We must not forget that our economic well-being depends upon a mobile workforce. We are determined to remove all artificial barriers to job mobility. Here the noble Baroness, Lady Jeger, might listen when I refer to job mobility, because she said that these measures were not helping to reduce unemployment. There can be no doubt that occupational pension schemes can at present make such a barrier because of the treament of early leavers. We cannot allow that to continue.

So far as the difference between leavers and stayers is concerned, I have to say that we believe in schemes being free to make improvements without legislation wherever possible. Experience shows that voluntary increases for stayers are already common, but there is no incentive for schemes to look after early leavers and so we are legislating in the area where we believe a firm Government lead is necessary.

My noble friend Lord Boyd-Carpenter spoke of the demise of the contributory principle, because of the abolition of the upper earnings limit for employers' national insurance contributions. My noble friend's obituary for the contributory principle was premature; reports of its death have been exaggerated. There continues to be a link between contributions paid in and benefits received, but a commitment to the contributory principle does not entail a particular structure of contributions carved in stone. Adjustment to the employers' contribution in respect of the higher paid has made possible valuable changes to benefit the lower paid and their employers.

My noble friend said there was no obligation on employers to provide occupational pension schemes. He asked: what will the Government do to ensure that employers are encouraged to provide schemes? I agree with my noble friend that there is currently no obligation on employers to provide occupational pension schemes, but I am sure he would agree that this is not preventing, and should not have prevented, successive governments from ensuring fair treatment.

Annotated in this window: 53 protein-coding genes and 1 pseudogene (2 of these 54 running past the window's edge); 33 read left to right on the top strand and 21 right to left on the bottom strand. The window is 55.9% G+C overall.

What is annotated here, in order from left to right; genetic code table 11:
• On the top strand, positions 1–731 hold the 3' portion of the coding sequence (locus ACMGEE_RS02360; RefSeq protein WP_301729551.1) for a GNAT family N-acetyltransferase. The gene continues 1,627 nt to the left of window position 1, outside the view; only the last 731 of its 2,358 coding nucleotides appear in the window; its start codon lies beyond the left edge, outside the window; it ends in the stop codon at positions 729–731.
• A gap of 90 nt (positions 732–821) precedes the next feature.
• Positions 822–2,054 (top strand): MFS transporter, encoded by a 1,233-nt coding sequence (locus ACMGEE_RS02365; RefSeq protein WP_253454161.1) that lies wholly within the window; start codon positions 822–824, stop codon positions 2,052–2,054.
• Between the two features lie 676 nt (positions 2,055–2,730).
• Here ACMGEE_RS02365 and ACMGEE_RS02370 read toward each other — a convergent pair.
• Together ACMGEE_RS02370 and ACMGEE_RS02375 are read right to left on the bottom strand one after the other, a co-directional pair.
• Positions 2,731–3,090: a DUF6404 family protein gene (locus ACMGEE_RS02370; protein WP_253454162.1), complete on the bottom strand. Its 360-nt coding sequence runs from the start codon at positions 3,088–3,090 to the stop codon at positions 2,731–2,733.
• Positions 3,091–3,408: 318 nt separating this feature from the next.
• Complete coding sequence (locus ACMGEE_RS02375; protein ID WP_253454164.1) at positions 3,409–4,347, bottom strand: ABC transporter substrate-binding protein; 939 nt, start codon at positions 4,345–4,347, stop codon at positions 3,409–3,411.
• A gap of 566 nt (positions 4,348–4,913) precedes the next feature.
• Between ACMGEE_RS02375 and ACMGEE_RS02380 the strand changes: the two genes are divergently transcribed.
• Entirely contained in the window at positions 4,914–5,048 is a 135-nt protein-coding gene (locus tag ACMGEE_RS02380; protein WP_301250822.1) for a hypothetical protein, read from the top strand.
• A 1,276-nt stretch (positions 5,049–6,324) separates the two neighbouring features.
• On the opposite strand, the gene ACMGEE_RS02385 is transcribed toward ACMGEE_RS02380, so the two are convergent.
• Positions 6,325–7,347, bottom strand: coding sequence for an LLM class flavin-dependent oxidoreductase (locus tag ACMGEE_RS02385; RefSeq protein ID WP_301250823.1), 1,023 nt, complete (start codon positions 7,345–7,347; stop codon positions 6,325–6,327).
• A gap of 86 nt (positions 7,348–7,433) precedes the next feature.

This Bill makes a number of important improvements to the way such schemes will operate. But we also acknowledge the importance of encouraging the spread of schemes. Indeed, we go further, because we should like everyone to have his own pension, either a personal pension or an occupational pension, on top of the basic state pension. The proposal that I outlined earlier today in a Statement seeks to build on this and achieve that under coverage of schemes. The House will have an opportunity to debate these wider proposals in detail.

My noble friend Lord Boyd-Carpenter and the noble Baroness, Lady Jeger, asked why the period of 28 weeks was chosen for the extension of SSP. Twenty-eight weeks was chosen because that is the period covered by the state scheme of sickness benefit, which is designed generally to cover short-term sickness. After 28 weeks of sickness state invalidity benefit, which is a long-term benefit, comes into payment instead. This means people will go straight from SSP to invalidity benefit with no intervening payment of sickness benefit. In the example given by my noble friend Lord Boyd-Carpenter the employer would no longer be required to pay SSP once the employee had claimed retirement pension.